November 11, 2002
Raymond F. Dasmann
Raymond F. Dasmann, a founder of international environmentalism and a
professor emeritus of ecology, died Tuesday, November 5, in Santa Cruz.
Dasmann had been in ill health for several years. The cause of death was
pneumonia. He was 83.
Dasmann was the author of more than a dozen books, including The Destruction of California (1965), Environmental Conservation (fifth edition 1984), Wildlife Biology (second edition 1981), and California's Changing Environment (1981).
Dasmann made an impassioned plea for sustainability on a planet with limited resources. In addition to his academic career, Dasmann did pioneering work in the 1960s with the United Nations Educational, Scientific, and Cultural Organization (UNESCO), where he helped launch the Man and the Biosphere program. For most of the 1970s, he worked in Switzerland as a senior ecologist for the International Union for the Conservation of Nature. He joined the faculty at UCSC in 1977 and retired in 1989.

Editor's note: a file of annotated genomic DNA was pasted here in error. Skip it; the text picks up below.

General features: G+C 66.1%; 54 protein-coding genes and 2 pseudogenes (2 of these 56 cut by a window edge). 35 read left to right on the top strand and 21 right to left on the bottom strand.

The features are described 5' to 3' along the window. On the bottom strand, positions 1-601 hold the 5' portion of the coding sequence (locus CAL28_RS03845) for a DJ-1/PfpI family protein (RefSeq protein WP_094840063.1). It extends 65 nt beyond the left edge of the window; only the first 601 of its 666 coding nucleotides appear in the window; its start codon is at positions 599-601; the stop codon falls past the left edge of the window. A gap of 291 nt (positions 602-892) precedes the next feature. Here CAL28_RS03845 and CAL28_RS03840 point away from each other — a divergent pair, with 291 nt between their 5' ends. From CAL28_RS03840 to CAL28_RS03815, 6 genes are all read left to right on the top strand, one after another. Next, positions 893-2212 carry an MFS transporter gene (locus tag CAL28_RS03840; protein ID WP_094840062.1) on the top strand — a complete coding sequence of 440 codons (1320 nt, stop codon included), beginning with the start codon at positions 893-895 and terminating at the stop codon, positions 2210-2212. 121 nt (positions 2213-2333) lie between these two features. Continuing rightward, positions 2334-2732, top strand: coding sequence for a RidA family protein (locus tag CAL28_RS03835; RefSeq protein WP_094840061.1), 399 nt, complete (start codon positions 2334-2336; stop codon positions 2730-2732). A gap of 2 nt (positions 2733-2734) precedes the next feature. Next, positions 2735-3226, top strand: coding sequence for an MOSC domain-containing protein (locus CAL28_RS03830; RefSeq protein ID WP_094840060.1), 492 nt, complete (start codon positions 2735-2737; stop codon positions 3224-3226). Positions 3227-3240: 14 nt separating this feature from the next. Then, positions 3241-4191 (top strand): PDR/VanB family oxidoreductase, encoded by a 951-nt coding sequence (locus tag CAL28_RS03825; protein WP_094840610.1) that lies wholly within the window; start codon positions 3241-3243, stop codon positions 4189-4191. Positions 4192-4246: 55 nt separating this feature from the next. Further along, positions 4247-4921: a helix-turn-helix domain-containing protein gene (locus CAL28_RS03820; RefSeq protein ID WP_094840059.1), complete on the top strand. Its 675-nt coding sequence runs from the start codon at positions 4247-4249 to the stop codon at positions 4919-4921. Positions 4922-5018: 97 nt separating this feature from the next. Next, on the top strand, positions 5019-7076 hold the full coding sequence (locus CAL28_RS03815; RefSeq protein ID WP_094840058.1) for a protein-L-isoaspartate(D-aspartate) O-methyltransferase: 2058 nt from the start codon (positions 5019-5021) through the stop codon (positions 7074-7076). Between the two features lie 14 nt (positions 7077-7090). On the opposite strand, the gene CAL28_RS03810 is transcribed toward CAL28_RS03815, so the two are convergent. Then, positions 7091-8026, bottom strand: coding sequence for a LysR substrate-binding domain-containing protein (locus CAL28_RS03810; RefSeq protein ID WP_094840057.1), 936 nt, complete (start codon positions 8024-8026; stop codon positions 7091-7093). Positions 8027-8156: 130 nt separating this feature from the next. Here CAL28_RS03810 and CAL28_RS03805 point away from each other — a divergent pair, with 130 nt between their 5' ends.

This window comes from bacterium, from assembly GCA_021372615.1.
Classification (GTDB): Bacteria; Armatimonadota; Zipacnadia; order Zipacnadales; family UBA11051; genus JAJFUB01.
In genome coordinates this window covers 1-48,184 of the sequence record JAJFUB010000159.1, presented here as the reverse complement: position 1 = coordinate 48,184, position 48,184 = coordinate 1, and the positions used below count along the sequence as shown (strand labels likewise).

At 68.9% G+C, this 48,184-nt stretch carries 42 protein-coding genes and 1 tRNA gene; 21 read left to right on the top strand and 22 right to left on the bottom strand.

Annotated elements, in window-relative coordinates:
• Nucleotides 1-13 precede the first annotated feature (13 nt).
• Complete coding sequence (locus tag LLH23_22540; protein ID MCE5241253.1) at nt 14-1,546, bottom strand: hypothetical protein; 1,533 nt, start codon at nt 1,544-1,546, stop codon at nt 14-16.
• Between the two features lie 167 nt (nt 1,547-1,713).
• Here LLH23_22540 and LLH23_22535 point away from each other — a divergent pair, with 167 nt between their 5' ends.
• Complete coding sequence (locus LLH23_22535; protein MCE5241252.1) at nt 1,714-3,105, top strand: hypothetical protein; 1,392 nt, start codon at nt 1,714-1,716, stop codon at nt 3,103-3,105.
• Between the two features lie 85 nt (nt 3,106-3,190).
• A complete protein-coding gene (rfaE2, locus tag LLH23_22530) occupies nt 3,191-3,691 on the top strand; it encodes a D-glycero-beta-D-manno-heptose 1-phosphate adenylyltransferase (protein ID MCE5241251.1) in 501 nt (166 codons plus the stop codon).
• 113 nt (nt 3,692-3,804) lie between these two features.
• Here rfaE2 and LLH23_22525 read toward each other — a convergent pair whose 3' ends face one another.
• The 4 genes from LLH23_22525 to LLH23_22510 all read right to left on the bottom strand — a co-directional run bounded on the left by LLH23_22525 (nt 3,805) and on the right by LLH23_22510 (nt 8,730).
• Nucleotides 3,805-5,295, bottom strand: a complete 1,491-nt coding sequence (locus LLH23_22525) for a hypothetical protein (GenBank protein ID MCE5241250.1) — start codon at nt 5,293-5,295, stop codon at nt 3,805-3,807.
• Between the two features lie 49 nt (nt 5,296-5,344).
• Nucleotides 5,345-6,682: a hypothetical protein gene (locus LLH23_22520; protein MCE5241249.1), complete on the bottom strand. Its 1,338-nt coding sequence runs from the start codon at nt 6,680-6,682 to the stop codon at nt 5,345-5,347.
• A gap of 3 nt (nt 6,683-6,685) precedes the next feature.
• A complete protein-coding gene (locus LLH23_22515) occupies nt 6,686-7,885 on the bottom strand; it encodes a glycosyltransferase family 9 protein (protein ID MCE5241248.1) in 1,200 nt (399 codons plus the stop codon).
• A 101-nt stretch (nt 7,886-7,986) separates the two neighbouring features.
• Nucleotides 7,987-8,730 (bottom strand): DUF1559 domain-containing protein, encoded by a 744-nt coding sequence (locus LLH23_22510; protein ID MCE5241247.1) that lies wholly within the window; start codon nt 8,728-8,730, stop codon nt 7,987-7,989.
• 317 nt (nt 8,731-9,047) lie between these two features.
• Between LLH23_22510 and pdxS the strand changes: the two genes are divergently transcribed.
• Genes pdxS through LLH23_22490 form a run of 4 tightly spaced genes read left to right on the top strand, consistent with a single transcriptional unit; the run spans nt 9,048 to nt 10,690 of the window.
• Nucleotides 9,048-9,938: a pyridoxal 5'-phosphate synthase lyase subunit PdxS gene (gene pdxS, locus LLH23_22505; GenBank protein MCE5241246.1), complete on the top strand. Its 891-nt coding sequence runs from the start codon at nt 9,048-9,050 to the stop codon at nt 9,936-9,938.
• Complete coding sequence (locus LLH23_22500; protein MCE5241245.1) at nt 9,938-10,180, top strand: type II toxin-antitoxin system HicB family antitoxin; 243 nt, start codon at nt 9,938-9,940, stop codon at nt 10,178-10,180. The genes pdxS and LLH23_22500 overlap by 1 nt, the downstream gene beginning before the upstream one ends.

Dasmann's efforts earned him many major international awards, including the top conservation medals of the World Wildlife Society and the Smithsonian Institution. The prestigious Order of the Golden Ark, which recognizes the world's most distinguished conservationists, was bestowed on Dasmann by the Dutch government in 1978. He became an elected fellow of the American Association for the Advancement of Science in 1984 and received the Distinguished Service Award from the Society for Conservation Biology in 1988.
A memorial service is pending. Contributions in Dasmann's memory may be sent to the attention of Lia Hull at the Golden Gate Biosphere Reserve Association, Jasper Ridge Biological Preserve, Stanford University, Stanford, CA 94305-5020.